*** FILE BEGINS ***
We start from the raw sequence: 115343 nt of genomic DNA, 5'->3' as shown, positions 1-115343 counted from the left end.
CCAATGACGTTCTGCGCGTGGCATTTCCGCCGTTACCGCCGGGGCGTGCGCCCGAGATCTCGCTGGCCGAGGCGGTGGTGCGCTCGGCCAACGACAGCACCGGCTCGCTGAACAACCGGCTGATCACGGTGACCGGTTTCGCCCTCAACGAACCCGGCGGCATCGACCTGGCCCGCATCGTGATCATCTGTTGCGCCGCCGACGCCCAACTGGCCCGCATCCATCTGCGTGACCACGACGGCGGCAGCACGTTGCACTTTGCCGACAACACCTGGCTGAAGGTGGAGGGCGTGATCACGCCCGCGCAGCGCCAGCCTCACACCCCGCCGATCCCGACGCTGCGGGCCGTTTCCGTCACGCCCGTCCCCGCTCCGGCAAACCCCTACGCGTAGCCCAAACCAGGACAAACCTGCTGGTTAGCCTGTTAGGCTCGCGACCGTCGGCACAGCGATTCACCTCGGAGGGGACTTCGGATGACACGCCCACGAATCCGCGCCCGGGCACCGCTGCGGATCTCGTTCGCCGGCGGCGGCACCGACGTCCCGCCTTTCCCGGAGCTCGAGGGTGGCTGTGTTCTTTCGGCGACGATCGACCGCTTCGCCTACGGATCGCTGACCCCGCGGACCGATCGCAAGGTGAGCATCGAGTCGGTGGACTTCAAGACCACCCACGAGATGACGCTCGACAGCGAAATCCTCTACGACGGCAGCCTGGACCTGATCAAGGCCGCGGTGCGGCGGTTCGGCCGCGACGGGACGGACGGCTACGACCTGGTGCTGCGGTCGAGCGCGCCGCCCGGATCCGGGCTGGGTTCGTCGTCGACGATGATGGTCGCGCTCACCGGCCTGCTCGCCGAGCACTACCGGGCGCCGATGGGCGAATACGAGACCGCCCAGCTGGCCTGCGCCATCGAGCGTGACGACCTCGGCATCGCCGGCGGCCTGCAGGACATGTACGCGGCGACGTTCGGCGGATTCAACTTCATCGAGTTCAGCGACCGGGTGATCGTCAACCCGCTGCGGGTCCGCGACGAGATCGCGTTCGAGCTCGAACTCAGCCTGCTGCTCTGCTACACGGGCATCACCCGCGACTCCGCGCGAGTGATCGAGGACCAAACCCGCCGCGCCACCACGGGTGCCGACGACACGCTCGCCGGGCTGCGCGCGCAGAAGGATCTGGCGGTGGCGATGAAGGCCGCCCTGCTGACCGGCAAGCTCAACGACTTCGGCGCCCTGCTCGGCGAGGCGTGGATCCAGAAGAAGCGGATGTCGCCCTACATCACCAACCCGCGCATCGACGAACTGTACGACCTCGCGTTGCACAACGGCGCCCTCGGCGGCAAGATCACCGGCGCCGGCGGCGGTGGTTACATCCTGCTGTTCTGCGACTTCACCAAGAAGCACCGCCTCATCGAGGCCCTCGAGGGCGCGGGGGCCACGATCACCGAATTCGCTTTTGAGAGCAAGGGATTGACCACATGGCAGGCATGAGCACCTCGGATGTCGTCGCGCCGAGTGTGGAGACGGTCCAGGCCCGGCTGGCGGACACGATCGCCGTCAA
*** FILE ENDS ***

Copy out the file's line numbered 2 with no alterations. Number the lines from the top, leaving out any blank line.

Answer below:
CCAATGACGTTCTGCGCGTGGCATTTCCGCCGTTACCGCCGGGGCGTGCGCCCGAGATCTCGCTGGCCGAGGCGGTGGTGCGCTCGGCCAACGACAGCACCGGCTCGCTGAACAACCGGCTGATCACGGTGACCGGTTTCGCCCTCAACGAACCCGGCGGCATCGACCTGGCCCGCATCGTGATCATCTGTTGCGCCGCCGACGCCCAACTGGCCCGCATCCATCTGCGTGACCACGACGGCGGCAGCACGTTGCACTTTGCCGACAACACCTGGCTGAAGGTGGAGGGCGTGATCACGCCCGCGCAGCGCCAGCCTCACACCCCGCCGATCCCGACGCTGCGGGCCGTTTCCGTCACGCCCGTCCCCGCTCCGGCAAACCCCTACGCGTAGCCCAAACCAGGACAAACCTGCTGGTTAGCCTGTTAGGCTCGCGACCGTCGGCACAGCGATTCACCTCGGAGGGGACTTCGGATGACACGCCCACGAATCCGCGCCCGGGCACCGCTGCGGATCTCGTTCGCCGGCGGCGGCACCGACGTCCCGCCTTTCCCGGAGCTCGAGGGTGGCTGTGTTCTTTCGGCGACGATCGACCGCTTCGCCTACGGATCGCTGACCCCGCGGACCGATCGCAAGGTGAGCATCGAGTCGGTGGACTTCAAGACCACCCACGAGATGACGCTCGACAGCGAAATCCTCTACGACGGCAGCCTGGACCTGATCAAGGCCGCGGTGCGGCGGTTCGGCCGCGACGGGACGGACGGCTACGACCTGGTGCTGCGGTCGAGCGCGCCGCCCGGATCCGGGCTGGGTTCGTCGTCGACGATGATGGTCGCGCTCACCGGCCTGCTCGCCGAGCACTACCGGGCGCCGATGGGCGAATACGAGACCGCCCAGCTGGCCTGCGCCATCGAGCGTGACGACCTCGGCATCGCCGGCGGCCTGCAGGACATGTACGCGGCGACGTTCGGCGGATTCAACTTCATCGAGTTCAGCGACCGGGTGATCGTCAACCCGCTGCGGGTCCGCGACGAGATCGCGTTCGAGCTCGAACTCAGCCTGCTGCTCTGCTACACGGGCATCACCCGCGACTCCGCGCGAGTGATCGAGGACCAAACCCGCCGCGCCACCACGGGTGCCGACGACACGCTCGCCGGGCTGCGCGCGCAGAAGGATCTGGCGGTGGCGATGAAGGCCGCCCTGCTGACCGGCAAGCTCAACGACTTCGGCGCCCTGCTCGGCGAGGCGTGGATCCAGAAGAAGCGGATGTCGCCCTACATCACCAACCCGCGCATCGACGAACTGTACGACCTCGCGTTGCACAACGGCGCCCTCGGCGGCAAGATCACCGGCGCCGGCGGCGGTGGTTACATCCTGCTGTTCTGCGACTTCACCAAGAAGCACCGCCTCATCGAGGCCCTCGAGGGCGCGGGGGCCACGATCACCGAATTCGCTTTTGAGAGCAAGGGATTGACCACATGGCAGGCATGAGCACCTCGGATGTCGTCGCGCCGAGTGTGGAGACGGTCCAGGCCCGGCTGGCGGACACGATCGCCGTCAA